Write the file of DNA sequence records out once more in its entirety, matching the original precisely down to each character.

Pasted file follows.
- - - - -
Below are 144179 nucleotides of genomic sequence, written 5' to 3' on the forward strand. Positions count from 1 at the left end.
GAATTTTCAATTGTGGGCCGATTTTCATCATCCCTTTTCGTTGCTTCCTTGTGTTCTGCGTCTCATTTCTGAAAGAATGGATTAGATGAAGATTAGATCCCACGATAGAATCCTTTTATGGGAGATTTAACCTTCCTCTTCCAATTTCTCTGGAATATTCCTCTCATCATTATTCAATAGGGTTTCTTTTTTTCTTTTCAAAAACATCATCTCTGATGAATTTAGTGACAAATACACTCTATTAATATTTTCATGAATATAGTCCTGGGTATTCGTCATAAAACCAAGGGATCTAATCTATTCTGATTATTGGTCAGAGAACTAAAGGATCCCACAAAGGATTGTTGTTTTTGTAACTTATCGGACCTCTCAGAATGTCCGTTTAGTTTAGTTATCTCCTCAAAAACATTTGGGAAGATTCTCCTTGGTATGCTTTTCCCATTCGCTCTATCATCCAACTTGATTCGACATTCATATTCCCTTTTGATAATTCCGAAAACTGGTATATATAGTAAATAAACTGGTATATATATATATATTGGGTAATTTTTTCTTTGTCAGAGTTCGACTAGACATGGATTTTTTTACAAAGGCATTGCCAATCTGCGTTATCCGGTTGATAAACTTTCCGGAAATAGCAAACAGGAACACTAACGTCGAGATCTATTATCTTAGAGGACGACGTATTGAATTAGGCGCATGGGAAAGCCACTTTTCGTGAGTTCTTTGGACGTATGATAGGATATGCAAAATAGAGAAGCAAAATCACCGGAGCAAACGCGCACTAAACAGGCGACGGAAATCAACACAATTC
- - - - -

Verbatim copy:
Below are 144179 nucleotides of genomic sequence, written 5' to 3' on the forward strand. Positions count from 1 at the left end.
GAATTTTCAATTGTGGGCCGATTTTCATCATCCCTTTTCGTTGCTTCCTTGTGTTCTGCGTCTCATTTCTGAAAGAATGGATTAGATGAAGATTAGATCCCACGATAGAATCCTTTTATGGGAGATTTAACCTTCCTCTTCCAATTTCTCTGGAATATTCCTCTCATCATTATTCAATAGGGTTTCTTTTTTTCTTTTCAAAAACATCATCTCTGATGAATTTAGTGACAAATACACTCTATTAATATTTTCATGAATATAGTCCTGGGTATTCGTCATAAAACCAAGGGATCTAATCTATTCTGATTATTGGTCAGAGAACTAAAGGATCCCACAAAGGATTGTTGTTTTTGTAACTTATCGGACCTCTCAGAATGTCCGTTTAGTTTAGTTATCTCCTCAAAAACATTTGGGAAGATTCTCCTTGGTATGCTTTTCCCATTCGCTCTATCATCCAACTTGATTCGACATTCATATTCCCTTTTGATAATTCCGAAAACTGGTATATATAGTAAATAAACTGGTATATATATATATATTGGGTAATTTTTTCTTTGTCAGAGTTCGACTAGACATGGATTTTTTTACAAAGGCATTGCCAATCTGCGTTATCCGGTTGATAAACTTTCCGGAAATAGCAAACAGGAACACTAACGTCGAGATCTATTATCTTAGAGGACGACGTATTGAATTAGGCGCATGGGAAAGCCACTTTTCGTGAGTTCTTTGGACGTATGATAGGATATGCAAAATAGAGAAGCAAAATCACCGGAGCAAACGCGCACTAAACAGGCGACGGAAATCAACACAATTC